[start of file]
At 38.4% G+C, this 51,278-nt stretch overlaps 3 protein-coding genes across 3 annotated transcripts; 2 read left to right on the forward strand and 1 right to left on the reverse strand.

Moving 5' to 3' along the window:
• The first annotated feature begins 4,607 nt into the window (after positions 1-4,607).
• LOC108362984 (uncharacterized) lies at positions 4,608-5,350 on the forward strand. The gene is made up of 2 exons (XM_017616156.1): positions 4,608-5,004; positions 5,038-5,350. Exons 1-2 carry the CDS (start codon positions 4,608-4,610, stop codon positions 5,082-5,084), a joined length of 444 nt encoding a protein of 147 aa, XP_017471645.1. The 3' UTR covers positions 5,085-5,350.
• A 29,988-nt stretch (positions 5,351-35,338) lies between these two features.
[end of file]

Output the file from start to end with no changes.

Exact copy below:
At 38.4% G+C, this 51,278-nt stretch overlaps 3 protein-coding genes across 3 annotated transcripts; 2 read left to right on the forward strand and 1 right to left on the reverse strand.

Moving 5' to 3' along the window:
• The first annotated feature begins 4,607 nt into the window (after positions 1-4,607).
• LOC108362984 (uncharacterized) lies at positions 4,608-5,350 on the forward strand. The gene is made up of 2 exons (XM_017616156.1): positions 4,608-5,004; positions 5,038-5,350. Exons 1-2 carry the CDS (start codon positions 4,608-4,610, stop codon positions 5,082-5,084), a joined length of 444 nt encoding a protein of 147 aa, XP_017471645.1. The 3' UTR covers positions 5,085-5,350.
• A 29,988-nt stretch (positions 5,351-35,338) lies between these two features.